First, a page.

(7) Causing fear as to prevent others from gaining legitimate access to or use of school buildings, facilities, services, or grounds such as, but is not limited to, restroom facilities; or

    (8) Physically harming, physically restraining, threatening, or stalking, or a combination of the foregoing.

Hawaii Administrative Rules 8-19

Do Hawaii anti-bullying laws and regulations cover cyberbullying that occurs off-campus?

Yes. Hawaii anti-bullying laws cover cyberbullying acts committed through an off campus computer network if the act is sufficiently severe, persistent or pervasive that it creates an intimidating, threatening, or abuse educational environment for the other student or school personnel, or both.

What are the policy requirements for schools to prevent and respond to bullying behavior?

Hawaii anti-bullying laws prohibit bullying and cyberbullying and require schools to publish school rules, and to inform students, school staff, and parents of the prohibited conduct. Hawaii administrative rules governing student misconduct and discipline establish reporting and investigation procedures and address consequences for specific offenses, including bullying, cyberbullying, and harassment.

Do Hawaii anti-bullying laws and regulations include protections for specific groups?

Yes. Hawaii anti-bullying laws prohibit students from making verbal or non-verbal expressions that cause others to feel uncomfortable, pressured, threatened, or in danger because of reasons that include but are not limited to the person's race, color, national origin, ancestry, sex, including gender identity and expression, religion, disability, or sexual orientation.

Hawaii schools that receive federal funding are required by federal law to address discrimination on a number of different personal characteristics. Find out when bullying may be a civil rights violation.

Do Hawaii anti-bullying laws and regulations encourage or require districts to implement bullying prevention programs or strategies?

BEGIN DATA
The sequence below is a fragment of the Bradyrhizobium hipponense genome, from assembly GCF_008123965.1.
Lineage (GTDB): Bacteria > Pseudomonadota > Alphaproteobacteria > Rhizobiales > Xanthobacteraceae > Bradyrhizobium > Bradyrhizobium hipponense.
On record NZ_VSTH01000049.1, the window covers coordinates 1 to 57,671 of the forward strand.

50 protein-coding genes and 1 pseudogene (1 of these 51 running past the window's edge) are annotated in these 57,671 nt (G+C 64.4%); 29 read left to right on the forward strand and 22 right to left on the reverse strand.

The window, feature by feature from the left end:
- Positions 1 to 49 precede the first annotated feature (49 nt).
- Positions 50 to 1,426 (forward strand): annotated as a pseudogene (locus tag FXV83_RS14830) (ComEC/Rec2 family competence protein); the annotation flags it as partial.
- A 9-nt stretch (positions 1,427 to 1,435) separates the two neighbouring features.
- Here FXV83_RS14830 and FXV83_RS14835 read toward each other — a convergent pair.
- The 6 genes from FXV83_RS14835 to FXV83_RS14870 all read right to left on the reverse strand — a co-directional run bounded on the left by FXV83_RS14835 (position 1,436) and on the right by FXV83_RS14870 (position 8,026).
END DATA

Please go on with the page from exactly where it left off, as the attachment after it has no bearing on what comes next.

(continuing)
No. Hawaii anti-bullying laws do not require districts to implement bullying prevention programs or strategies.

Do Hawaii anti-bullying laws and regulations encourage or require districts to train teachers and other school staff on how to respond to bullying incidents?

No. Hawaii anti-bullying laws do not require districts to train teachers and other school staff on how to prevent or respond to bullying incidents.

Do Hawaii anti-bullying laws and regulations encourage or require districts to provide safeguards or mental health supports for students involved with bullying?

No. Hawaii anti-bullying laws do not require districts to provide safeguards or mental health supports for students involved with bullying.

Do Hawaii anti-bullying laws and regulations involve parents in efforts to address bullying behavior?

No. Hawaii anti-bullying laws do not create expectations for parent involvement in addressing bullying behavior.

For More Information

Visit the Hawaii State Department of Education’s “Anti-Bullying Work” webpage.

The key component framework used in the analysis of state laws is based on the review of legislation presented in the “Analysis of State Bullying Laws and Policies – December 2011” (U.S. Department of Education).

 

Content last updated on June 21, 2017